Unless you work for Goldman Sachs – where last year’s deferrals seemed to be nominal, or for UBS – where bonuses up to CHF250k were paid in cash – you’ve probably accumulated a quantity of deferred bonuses with your current employer.
Equally, if you to move to another bank and walk away from that deferred stock, you’ll probably expect to be compensated for its loss. You’ll probably want a buyout.
If you’re a senior banker, this may no longer be possible.
Last month, the FSA released a little-publicised update to its guidance on remuneration.
Buried within is are interesting points on guarantees and buyouts.
Fundamentally they say this: if a bank is hiring someone earning more than 500k in total compensation (or is hiring someone earning less than 500k, whose bonus accounts for more than a third of a total), they will only be able to buy out bonuses for a, “low percentage of new hires.”
Meaning: Most new hires earning more than 500k will be expected to forego all their deferred stock when they move.
Lawyers specialising in financial services remuneration say this has come as a bit of a surprise.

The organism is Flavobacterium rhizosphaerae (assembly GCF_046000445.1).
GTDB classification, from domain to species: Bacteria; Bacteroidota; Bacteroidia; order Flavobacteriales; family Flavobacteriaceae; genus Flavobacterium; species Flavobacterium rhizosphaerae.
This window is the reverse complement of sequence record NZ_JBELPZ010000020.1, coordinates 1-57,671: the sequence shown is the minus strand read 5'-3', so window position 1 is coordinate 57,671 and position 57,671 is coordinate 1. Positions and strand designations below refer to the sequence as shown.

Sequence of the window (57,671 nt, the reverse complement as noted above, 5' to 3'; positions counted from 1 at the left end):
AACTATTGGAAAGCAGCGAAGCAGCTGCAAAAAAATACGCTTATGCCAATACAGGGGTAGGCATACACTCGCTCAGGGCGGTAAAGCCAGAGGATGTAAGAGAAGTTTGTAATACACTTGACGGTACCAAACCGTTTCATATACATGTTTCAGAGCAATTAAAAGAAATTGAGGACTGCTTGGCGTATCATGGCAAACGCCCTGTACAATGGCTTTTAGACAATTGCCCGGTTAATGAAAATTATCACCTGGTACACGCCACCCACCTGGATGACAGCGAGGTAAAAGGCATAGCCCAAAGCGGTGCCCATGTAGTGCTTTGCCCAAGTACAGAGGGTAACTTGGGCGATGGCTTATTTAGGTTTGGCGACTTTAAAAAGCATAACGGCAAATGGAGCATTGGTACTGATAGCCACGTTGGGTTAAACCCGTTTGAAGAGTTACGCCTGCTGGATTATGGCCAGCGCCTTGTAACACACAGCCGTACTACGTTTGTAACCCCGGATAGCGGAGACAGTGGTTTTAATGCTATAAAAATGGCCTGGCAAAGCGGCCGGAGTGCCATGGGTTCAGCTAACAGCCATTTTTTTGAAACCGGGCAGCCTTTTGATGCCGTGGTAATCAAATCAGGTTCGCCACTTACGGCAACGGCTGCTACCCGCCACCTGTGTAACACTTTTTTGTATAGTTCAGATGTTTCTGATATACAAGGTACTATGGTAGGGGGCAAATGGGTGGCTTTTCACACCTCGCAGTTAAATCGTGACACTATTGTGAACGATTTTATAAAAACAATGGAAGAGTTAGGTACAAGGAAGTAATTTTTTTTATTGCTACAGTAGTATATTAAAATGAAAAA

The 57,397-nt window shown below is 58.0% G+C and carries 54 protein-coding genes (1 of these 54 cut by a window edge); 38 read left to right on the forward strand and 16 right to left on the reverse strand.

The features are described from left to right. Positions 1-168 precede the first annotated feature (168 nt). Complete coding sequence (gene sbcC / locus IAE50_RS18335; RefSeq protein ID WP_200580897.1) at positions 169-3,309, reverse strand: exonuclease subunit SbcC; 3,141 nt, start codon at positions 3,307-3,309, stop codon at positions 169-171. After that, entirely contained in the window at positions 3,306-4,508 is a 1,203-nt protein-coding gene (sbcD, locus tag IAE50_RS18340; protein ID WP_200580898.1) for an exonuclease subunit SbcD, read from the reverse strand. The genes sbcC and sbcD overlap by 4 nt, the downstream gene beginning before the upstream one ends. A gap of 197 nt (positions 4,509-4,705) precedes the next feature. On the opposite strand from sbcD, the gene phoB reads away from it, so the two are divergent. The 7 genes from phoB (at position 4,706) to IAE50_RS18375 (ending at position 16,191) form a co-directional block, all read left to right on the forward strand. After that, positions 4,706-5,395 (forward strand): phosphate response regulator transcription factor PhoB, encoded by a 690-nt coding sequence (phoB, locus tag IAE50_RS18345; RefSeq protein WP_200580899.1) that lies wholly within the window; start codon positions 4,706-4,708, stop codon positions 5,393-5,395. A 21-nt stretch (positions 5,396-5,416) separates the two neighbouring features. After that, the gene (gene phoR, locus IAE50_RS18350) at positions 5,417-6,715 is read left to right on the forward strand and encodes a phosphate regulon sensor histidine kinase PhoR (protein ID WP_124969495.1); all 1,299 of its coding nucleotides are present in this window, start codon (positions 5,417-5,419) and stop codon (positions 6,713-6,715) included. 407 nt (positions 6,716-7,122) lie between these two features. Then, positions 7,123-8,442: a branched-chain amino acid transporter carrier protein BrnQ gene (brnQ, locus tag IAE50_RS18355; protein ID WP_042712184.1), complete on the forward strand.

“They appear to be saying that you can’t buyout a bonus as a matter of course for everyone,” says Sam Whitaker, executive compensation and employee benefits specialist at Shearman & Sterling.
“This doesn’t square with the message that the FSA has been giving in some conferences and town-hall meetings,” he adds.
Strange assumption from the EU
Lawyers say the European Union – from which the rules ultimately originate – is behind the buyout restrictions.
“The European Union seemed to have the expectation that the continued employment requirement for holding stock would be relaxed,” says Liz Pierson, a senior associate in the employment, pensions and benefits department at Freshfields Bruckhaus Deringer.
Relaxing the continued employment requirement would imply that a banker with $5m in deferred stock who moves to Credit Suisse, would be able to keep his Goldman stock at his new employer, creating a significant conflict of interest.
This isn’t going to happen. But nor are people going to walk away from a substantial portion of deferred stock.
So what next? “Further guidance in this area may be helpful, especially given the FSA has indicated to some that this requirement would be relaxed,” says Pierson.